The Teachers in the Movement Institute empowered me not only as an educator but also as a Black woman in America. The power of the voice was a constant theme woven seamlessly throughout the week’s activities. Three specific messages resurface for me, offering reassurance that the space during that particular time was where I needed to be: the importance and necessity of examining the complete narrative, who/what is being remembered/forgotten and why, and perhaps the most glaring – the use of oral history as a form of resistance and activism.
History! Herstory! Yourstory! The Importance of Asserting Your Voice in the Making of History
On day one, Dr. Alridge discussed the importance of the Griot to the African and African American communities by utilizing a clip from the movie Roots, a movie my mother has made my siblings and I watch over 25 times! Even so, the space and mindset cultivated by the energy surrounding me allowed me to receive the clip in a different light of understanding and obligation.
Dr. Loder-Jackson encouraged me to challenge the general narrative of passivity often attributed to teachers during the Civil Rights Movement. The powerful message of appropriately and deliberately utilizing my role as educator to fight against injustices was recognized and received. The panel of phenomenal educators that taught during the Civil Rights period inspired me as I wondered if they realized that they were teaching during such a pivotal moment, in not only Black history, but the history of the nation. In their own ways, they responded: “I knew I was a teacher and had a responsibility to my students, and I honored those duties.”
Pride and pain flowed through me as we analyzed ambiguous markers denoting the histories of desegregation (not integration, as noted by Dr. Hyres). Equally, those emotions resurfaced as I skimmed the almost eternally lost documents of our trials and triumphs in UVA’s Small Special Collections Library.
There are so many instances in which the story of the African American struggles and victories have been erased, rewritten, forgotten… and yet still we have found ways to fight back. Amidst the storms and sunshine, we continuously have found strength to cultivate and create spaces for ourselves, to be ourselves, to tell our story. We have always found ways to remember.
For my students, I envision a curriculum that encapsulates the very unique and distinctive history of Africans in America. I envision a well-balanced, honest, and detailed account of the narrative in its entirety (as offered by Dr. Dagbovie) with my students taking part as historians, researchers, influencers, and activists.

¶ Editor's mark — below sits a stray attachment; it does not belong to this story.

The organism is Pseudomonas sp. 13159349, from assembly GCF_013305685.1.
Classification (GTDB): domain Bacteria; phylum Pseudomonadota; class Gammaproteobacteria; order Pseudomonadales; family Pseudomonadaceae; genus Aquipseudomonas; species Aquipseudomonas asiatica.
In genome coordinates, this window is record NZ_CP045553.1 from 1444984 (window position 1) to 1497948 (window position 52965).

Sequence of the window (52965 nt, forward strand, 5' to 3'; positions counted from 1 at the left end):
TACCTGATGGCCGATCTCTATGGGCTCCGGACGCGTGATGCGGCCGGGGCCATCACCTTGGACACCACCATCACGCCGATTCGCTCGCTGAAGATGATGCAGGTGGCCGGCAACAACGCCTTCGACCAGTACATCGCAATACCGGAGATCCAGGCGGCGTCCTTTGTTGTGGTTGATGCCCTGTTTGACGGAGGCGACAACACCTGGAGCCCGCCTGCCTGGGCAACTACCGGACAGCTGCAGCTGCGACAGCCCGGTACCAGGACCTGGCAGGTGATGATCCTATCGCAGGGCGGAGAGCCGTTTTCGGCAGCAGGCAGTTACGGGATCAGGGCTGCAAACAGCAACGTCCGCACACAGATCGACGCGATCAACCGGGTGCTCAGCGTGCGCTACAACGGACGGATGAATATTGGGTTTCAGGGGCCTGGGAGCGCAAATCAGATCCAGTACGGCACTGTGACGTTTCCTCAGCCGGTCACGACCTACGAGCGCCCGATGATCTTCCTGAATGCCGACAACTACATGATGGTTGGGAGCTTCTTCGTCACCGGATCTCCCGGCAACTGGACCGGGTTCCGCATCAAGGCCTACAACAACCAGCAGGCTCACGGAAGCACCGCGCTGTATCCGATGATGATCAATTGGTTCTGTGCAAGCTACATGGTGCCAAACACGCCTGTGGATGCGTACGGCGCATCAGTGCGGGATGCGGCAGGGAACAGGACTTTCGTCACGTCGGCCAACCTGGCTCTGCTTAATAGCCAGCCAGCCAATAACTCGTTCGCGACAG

In my role as an educator and advocator, I would like to inspire, encourage, and motivate my students to be the authors of their own narratives. I want them to document their journeys from their own perspectives, choosing the space and light in which they would like to be remembered and ensuring that the disremembering of their legacy and their impact is not an option. With elementary students, it can be difficult to encourage thought outside of self (as Dr. Johari Harris noted in her enlightening presentation). I view this notion as a benefit. By utilizing resources such as “The Girl from the Tar Paper School” by Teri Kanefield as models, as well as creating autobiographical assignments, my fifth grade students will begin to tell a story of self. This is wherein I note the beneficial factor of self-interest. Ideally, the students would begin at the start of the school year, revisiting the task each week (developing a rotation in utilizing the different platforms) and creating a chapter each month. Armed with a journal, smart phone (for audio and video recordings), and the knowledge of the “power of self,” students would develop a ten-chapter narrative. This would involve interviewing individuals who may offer insight on the students’ development and reflecting through journaling their journey and understandings thus far. The culmination would come at the end of the year with all ten chapters united to present to the world their experiences told from their own perspectives of who they are and who they are becoming; these would be the beginning chapters of their distinctive and unique histories as told by the lions.
In light of organizations such as R.E.A.L. (Malcolm Solomon) and New Detroit Era, in opposition of the school-to-prison pipeline and illiteracy, in honor of my mother Christine Edmonds-McLaurin, brother Sapien Edmonds, and my many ancestors that guide and protect my energy and existence, and in spirit of Tamir Rice, Trayvon Martin, Sandra Bland and the countless others… I. AM. HERE. And I am prepared to do the work and be the work that will ensure the continuation of US and our stories for generations to come.